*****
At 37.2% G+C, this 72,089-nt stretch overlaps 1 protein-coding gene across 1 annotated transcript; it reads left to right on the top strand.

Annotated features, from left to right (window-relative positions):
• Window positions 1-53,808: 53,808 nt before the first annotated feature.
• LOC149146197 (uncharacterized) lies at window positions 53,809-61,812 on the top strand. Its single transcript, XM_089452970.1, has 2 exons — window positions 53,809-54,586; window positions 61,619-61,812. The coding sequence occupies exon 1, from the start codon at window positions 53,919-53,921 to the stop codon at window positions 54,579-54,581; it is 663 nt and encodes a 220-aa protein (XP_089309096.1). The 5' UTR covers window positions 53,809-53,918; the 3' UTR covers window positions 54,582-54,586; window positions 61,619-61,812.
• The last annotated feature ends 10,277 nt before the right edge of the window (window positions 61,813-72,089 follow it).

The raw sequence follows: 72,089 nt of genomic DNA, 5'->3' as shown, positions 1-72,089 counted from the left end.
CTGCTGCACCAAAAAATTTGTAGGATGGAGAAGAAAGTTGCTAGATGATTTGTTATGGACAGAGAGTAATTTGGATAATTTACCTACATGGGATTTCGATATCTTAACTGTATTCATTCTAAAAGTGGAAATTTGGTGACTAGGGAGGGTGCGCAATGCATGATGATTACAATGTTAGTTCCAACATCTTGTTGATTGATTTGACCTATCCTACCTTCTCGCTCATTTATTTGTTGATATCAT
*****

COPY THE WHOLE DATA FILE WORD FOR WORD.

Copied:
At 37.2% G+C, this 72,089-nt stretch overlaps 1 protein-coding gene across 1 annotated transcript; it reads left to right on the top strand.

Annotated features, from left to right (window-relative positions):
• Window positions 1-53,808: 53,808 nt before the first annotated feature.
• LOC149146197 (uncharacterized) lies at window positions 53,809-61,812 on the top strand. Its single transcript, XM_089452970.1, has 2 exons — window positions 53,809-54,586; window positions 61,619-61,812. The coding sequence occupies exon 1, from the start codon at window positions 53,919-53,921 to the stop codon at window positions 54,579-54,581; it is 663 nt and encodes a 220-aa protein (XP_089309096.1). The 5' UTR covers window positions 53,809-53,918; the 3' UTR covers window positions 54,582-54,586; window positions 61,619-61,812.
• The last annotated feature ends 10,277 nt before the right edge of the window (window positions 61,813-72,089 follow it).

The raw sequence follows: 72,089 nt of genomic DNA, 5'->3' as shown, positions 1-72,089 counted from the left end.
CTGCTGCACCAAAAAATTTGTAGGATGGAGAAGAAAGTTGCTAGATGATTTGTTATGGACAGAGAGTAATTTGGATAATTTACCTACATGGGATTTCGATATCTTAACTGTATTCATTCTAAAAGTGGAAATTTGGTGACTAGGGAGGGTGCGCAATGCATGATGATTACAATGTTAGTTCCAACATCTTGTTGATTGATTTGACCTATCCTACCTTCTCGCTCATTTATTTGTTGATATCAT